My colleague Ethan Zuckerman just put up a disturbing post about Kubatana, a prominent Zimbabwean NGO, which saw its site taken down because its hosting provider, Bluehost, got cold feet after it discovered the site contained content from (gasp!) Zimbabwe.
Kubatana, among other things, hosts websites for prominent activist organizations like Women of Zimbabwe Arise. For the past two years, Kubatana has hosted a joint blog for a wide range of Zimbabwean citizens that has, according to Ethan, "been one of the key sources of information and perspective for people around the world who follow Zimbabwe, and a critical outlet for Zimbabweans who have few other ways to communicate."
Earlier this week, Kubatana’s blog site, as well as a couple of sites hosted on behalf of activist organizations, went dark. Visitors to the blog received a message that the webhost, Bluehost, had disabled the account. When the folks who run Kubatana asked why their account had been suspended, they were informed that an “internal review” revealed that Kubatana was a Zimbabwean organization, and Bluehost’s regulations prohibit them from doing business with ten countries that are subject to US government trade sanctions. . . .
I find it very hard to believe that Bluehost spontaneously decided to review Kubatana’s account - I suspect that someone frustrated by content on Kubatanablogs contacted BlueHost, leading to an account review where Bluehost decided to terminate hosting based on their reading of a trade sanctions provision.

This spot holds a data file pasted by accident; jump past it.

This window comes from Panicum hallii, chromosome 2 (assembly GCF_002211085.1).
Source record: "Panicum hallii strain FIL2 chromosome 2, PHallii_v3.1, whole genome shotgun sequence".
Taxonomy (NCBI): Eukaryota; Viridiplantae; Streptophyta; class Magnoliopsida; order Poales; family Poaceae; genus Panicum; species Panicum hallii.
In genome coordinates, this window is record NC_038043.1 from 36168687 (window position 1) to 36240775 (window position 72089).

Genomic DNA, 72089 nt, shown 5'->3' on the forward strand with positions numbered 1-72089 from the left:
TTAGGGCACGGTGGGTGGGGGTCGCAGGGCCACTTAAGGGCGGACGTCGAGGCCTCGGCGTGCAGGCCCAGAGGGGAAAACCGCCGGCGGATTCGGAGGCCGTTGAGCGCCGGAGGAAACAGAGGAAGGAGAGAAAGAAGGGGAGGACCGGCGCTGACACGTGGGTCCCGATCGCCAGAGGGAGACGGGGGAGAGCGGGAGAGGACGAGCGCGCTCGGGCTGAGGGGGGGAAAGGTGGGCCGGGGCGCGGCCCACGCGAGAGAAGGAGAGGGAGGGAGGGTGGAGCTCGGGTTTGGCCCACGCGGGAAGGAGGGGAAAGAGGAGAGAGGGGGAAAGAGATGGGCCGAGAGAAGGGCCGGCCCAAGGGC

In his typically thorough way, Ethan analyzes why Bluehost is wrong as to the applicability of trade sanctions to Kubatana. Nevertheless, as a private hosting provider, they are free to terminate their customers' accounts for wrongheaded reasons -- as long as their terms of service permit them to do so.
As we've said several times in the past (here and here), if your content might be controversial, you should think about what sort of platform or service will protect your speech most strongly. If you are planning to start a blog, you should carefully consult each hosting provider's terms & conditions to see which host is the most protective of free speech. The section of our legal guide that provides advice on legal issues to consider when getting online should be helpful.
Here is Ethan's recommendation:
If you run a site like Kubatana, look for a hosting provider that understands your business and has your back. There are lists out there of “free speech” webhosts - I don’t know how valuable they are, and the one linked above makes the same “sanctioned nation = banned nation” error that Bluehost made. Instead, I’d suggest you look for a hosting company run by human beings, not by notebooks filled with rules and procedures.